Posted By Marcin Kowalski Posted On

How improved satellite imagery is assisting in the battle against deforestation

A recent project that offers free accessibility to high spatial, as well as temporal resolution satellite imagery is showing to be a crucial first move toward developing forest surveillance systems. Trees are critical in the global battle against climate change because they will withstand up to a third of all the greenhouse gas emissions. Global Forest Watch data shows that the world’s tropical rainforests are disappearing at the pace of one football field after every six seconds in the year 2019. As a result, tropical forest conservation has long been a pillar of climate change diplomacy, as well as a vital component of 2016 Paris Climate Change Agreement. Deforestation has historically been challenging to track and avoid owing to the intensity and size at which it may occur.

Satellite imagery has been utilized to track, consider, and tackle deforestation for years, beginning with NASA’s Landsat missions in the 1970s. Common shortcomings in terms of frequency as well as the quality of such photographs, on the other hand, have previously limited their usefulness – too frequently, the trees had vanished before anybody had time to notice, let alone respond. But that’s shifting, thanks to modern satellite technologies from companies including Planet, which has ushered in a flood of dynamically sensed earth observation data with even higher spatial as well as temporal resolutions. Landsat satellite photos have a pixel resolution of about 30 meters and poor revisit rates; by contrast, Planet’s satellite imagery had a pixel resolution of 3.5-5 meters, weekly alerts, as well as global coverage.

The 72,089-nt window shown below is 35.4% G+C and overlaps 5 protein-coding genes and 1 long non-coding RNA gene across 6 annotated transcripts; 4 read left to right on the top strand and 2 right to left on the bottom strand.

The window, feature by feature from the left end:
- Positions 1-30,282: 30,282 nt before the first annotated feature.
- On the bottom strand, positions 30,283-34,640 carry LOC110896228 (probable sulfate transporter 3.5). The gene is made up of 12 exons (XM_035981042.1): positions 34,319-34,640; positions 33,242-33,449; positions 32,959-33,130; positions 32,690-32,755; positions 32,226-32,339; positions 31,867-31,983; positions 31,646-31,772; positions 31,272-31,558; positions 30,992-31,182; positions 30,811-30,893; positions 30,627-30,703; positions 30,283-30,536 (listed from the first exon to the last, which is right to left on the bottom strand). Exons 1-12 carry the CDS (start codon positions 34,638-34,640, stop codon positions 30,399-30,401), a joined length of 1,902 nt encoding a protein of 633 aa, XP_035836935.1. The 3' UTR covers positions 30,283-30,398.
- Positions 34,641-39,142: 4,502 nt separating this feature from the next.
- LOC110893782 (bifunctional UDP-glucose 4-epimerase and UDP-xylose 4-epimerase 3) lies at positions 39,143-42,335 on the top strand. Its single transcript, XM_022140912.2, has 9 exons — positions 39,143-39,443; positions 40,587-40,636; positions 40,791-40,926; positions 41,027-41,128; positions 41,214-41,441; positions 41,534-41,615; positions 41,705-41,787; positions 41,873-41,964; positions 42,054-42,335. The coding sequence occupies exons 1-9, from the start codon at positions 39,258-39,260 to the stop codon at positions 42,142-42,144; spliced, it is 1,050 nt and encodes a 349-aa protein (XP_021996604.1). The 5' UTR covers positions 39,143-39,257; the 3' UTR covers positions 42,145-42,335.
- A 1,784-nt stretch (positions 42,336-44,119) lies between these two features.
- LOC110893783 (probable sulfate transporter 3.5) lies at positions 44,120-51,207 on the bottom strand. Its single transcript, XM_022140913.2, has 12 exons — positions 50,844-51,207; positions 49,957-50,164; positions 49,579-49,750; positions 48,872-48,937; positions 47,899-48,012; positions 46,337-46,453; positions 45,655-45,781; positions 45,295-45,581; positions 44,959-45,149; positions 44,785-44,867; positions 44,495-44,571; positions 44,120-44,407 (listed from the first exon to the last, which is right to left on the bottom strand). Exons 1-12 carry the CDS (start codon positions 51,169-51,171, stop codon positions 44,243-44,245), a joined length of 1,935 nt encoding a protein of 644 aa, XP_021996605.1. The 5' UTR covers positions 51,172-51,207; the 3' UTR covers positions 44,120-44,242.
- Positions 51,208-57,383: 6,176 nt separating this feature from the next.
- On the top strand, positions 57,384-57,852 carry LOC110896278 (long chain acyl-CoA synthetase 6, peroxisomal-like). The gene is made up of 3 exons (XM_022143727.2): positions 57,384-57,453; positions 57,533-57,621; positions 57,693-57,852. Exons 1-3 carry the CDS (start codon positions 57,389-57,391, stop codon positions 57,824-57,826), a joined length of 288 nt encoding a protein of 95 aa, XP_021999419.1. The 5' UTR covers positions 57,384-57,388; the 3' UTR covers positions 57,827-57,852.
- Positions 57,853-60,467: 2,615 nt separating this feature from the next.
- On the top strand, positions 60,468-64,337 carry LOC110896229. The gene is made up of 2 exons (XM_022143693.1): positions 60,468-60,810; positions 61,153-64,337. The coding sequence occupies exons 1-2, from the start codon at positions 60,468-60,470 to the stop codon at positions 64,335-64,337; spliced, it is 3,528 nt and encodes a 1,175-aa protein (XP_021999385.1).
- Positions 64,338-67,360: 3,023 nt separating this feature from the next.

“For the very first time, the data accurately represents the rate and extent of deforestation on the land, making it even more actionable,” says Tara O’Shea, Planet’s director of forest programs. That is one of the reasons why a recent US$43 million deal between Kongsberg Satellite Services (KSAT) and the Norwegian government as well as its partners Planet and Airbus, agreed in September 2020, can make such a difference in the fight against deforestation.

This agreement provides universal access to high-quality and high-frequency satellite images of tropical areas, which are home to a few of the globe’s most ecologically significant and endangered forests, via Norway’s International Climate and Forest Initiative (NICFI). The NICFI agreement isn’t really Planet’s first collaboration in this market, despite being the biggest. Indeed, when the company’s pioneers founded Planet in the year 2010 with the vision of utilizing space to support life on Earth, one of their major concerns was solving the problem of deforestation.

They’ve been collaborating with the UN Food and Agriculture Organization (FAO) since the start of 2019 to offer high-resolution imagery from DOVES satellite constellation data collection for eight tropical countries: Chile, Colombia, the Democratic Republic of the Congo, Ghana, Indonesia, Costa Rica, Mexico, and Mozambique.

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